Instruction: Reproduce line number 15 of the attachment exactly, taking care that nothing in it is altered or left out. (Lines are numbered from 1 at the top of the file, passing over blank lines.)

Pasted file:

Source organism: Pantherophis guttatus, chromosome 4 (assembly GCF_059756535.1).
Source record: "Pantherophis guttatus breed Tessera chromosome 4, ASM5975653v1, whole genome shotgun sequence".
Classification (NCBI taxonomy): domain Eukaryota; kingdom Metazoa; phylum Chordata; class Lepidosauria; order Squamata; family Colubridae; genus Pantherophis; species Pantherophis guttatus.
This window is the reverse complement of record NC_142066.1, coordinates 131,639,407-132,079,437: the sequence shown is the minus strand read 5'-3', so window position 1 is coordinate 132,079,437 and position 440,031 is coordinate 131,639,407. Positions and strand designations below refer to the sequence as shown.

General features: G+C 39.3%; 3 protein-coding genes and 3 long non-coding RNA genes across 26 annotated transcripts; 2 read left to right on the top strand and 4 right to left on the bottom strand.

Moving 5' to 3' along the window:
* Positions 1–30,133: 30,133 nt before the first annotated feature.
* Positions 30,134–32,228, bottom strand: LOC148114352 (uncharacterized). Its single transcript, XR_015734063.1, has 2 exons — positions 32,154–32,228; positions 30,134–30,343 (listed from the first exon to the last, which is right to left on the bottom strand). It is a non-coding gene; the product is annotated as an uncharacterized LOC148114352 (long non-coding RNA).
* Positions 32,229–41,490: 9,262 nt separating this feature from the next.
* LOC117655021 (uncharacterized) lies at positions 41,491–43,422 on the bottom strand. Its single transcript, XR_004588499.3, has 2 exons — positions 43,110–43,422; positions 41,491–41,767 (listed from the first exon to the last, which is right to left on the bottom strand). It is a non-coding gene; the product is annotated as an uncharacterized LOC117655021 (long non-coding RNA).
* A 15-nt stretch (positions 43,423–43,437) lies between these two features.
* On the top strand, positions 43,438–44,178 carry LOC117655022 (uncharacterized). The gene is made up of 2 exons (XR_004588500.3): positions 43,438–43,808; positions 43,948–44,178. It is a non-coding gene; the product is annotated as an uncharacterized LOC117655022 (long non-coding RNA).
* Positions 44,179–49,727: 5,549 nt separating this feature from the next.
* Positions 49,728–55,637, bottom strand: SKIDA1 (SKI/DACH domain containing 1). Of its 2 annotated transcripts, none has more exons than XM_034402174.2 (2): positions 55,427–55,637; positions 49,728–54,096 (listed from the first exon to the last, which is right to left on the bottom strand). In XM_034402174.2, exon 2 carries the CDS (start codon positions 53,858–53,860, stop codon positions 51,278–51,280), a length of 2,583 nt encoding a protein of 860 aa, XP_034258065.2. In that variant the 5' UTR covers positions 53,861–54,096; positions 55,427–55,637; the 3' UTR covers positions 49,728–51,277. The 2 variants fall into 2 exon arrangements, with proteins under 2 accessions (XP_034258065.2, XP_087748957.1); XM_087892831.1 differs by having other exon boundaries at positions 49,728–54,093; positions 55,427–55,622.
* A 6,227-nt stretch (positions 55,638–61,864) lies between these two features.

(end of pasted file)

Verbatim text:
* A 6,227-nt stretch (positions 55,638–61,864) lies between these two features.